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Self-comparison, self-judgment, even self-hatred: The effects of body-image concerns were once thought to chiefly apply to young women. But these issues are ­increasingly being recognized among men — as well as transgender and nonbinary people who face the additional hurdle of their sex and gender not aligning. The combined forces of social media and the pandemic have hastened the spread.

Societal and other pressures to conform to a certain body type have long been shown to trigger disordered eating, obsessive exercising, and mental health conditions, such as anxiety and ­depression. Until recently, however, few studies have focused on how men respond to these pressures. The picture this research paints is not a pretty one.

  • Surveying 2,000 British men between the ages of 16 and 40 in the first year of the pandemic, the suicide-prevention organization Campaign Against Living Miserably found that nearly half of respondents had struggled with body-image issues, and almost six in 10 blamed the isolation caused by COVID-19. Only one in four reported feeling happy with their appearance.
  • The results of a 2021 study suggest that cultural assumptions about masculine behavior — and ­appearance — drove many participants during times of stress to report dissatisfaction with their bodies.
  • A 2020 meta-analysis of 23 studies concluded that “body ­dissatisfaction appears to be related to anxiety and depression in otherwise healthy adult males.”
  • Reviewing 1,000 Instagram posts to determine how the body types shown affected the ­response of the men viewing them, a team led by Thomas ­Gültzow, PhD, found that a clear majority of posts depicted lean or muscular body types, and they elicited many more likes and comments than those showing less-athletic men.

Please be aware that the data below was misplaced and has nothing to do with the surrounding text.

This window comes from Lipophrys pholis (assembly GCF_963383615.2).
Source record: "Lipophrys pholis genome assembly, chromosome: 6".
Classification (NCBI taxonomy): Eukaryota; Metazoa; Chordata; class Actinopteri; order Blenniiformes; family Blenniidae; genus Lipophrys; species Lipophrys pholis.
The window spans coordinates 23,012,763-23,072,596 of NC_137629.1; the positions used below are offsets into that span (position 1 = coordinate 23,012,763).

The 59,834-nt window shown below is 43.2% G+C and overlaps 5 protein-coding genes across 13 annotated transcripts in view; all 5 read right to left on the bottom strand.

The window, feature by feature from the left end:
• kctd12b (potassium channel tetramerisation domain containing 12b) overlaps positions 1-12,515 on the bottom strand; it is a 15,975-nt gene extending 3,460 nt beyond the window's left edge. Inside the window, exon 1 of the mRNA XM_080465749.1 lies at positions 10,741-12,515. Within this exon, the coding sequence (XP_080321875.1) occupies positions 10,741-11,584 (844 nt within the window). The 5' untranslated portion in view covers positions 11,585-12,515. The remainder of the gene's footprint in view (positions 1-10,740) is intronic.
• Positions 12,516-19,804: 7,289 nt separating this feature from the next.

“The stigma around male body-image issues often prevents young men from speaking honestly about their experiences and seeking treatment for related mental health challenges,” notes the Newport Institute, a ­nationwide network of mental health treatment facilities. “Hopefully, the male body-positivity movement will begin to grow in momentum as awareness around the prevalence and severity of male body-image issues increases.” (For more on body-image issues, see “What Is Body Neutrality and How Can I Embrace It?”)

This article originally appeared as “The Trouble With “Buff Enough”: Male Body Dysmorphia” in the June 2023 issue of Experience Life.

Craig Cox
Craig Cox

Craig Cox is an Experience Life deputy editor who explores the joys and challenges of healthy aging.

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